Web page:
8. I returned the cards to the well branded dept store in Thailand and incredibly the sales immediately said, yes these are copies and If I wanted the real cards, I need to pay double. They offered a one to one swop but I preferred to buy them where I know what I am getting. Being a well known store they immediately gave us our money back with no questions asked. It is not comforting to know there are formal channels to get these fakes to market and then onto sites like ebay. Thanks again for the guide to spotting fakes, this and the fact that my son said there is no such card as “Super Vehicle Drill” convinced me to return the cards.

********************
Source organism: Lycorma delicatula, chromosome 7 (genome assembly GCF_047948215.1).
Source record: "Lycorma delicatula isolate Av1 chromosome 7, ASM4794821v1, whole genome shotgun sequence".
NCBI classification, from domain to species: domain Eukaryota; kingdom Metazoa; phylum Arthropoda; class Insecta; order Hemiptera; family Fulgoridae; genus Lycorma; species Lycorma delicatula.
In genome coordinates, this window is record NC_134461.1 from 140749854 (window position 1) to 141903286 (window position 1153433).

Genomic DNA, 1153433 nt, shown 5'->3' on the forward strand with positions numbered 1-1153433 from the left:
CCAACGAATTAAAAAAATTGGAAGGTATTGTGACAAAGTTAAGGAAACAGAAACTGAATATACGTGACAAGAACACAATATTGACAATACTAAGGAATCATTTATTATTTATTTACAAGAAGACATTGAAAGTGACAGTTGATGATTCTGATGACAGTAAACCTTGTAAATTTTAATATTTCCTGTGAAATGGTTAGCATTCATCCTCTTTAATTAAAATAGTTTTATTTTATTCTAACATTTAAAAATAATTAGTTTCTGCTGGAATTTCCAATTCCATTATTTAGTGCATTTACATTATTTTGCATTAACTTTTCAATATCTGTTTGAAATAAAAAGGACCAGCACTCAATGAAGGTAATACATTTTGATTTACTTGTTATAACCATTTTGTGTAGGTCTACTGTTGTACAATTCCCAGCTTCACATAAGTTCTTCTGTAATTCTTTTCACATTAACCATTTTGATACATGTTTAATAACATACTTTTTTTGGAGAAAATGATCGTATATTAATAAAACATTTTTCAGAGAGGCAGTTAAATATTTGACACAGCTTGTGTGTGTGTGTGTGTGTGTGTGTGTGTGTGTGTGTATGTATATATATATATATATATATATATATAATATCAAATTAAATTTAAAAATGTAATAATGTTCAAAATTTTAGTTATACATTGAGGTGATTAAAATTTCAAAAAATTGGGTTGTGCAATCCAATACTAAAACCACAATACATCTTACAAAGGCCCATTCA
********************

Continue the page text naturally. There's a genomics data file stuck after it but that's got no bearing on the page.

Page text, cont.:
9. sent this to the branded dept. store and Upper Deck, the email bounced to the store (I have resent) be interested in the response or lack of…

    Dear Siam Paragon,

    I recently purchase the captioned at the Paragon store’s toy department and after some investigation found that the product was indeed fake. Upon returning the product to the store the salesman without hesitation said it was a copy. I was given a full refund and without any questions asked.

    While I appreciate the customer service at your store, I am quite taken back that you would be selling fake and illegal toys. As one of many foreigners/vacationers that visit your store and pay a premium for your products, I find this totally unacceptable. I am sure upon hearing of this, the situation would be corrected.

    My intent in this email is not to bring publicity to this situation but to suggest to yourself and Upperdeck to be more vigorous in preventing such products to reaching the consumer.

    Regards, Allen Kwan

  10. Jeff Starr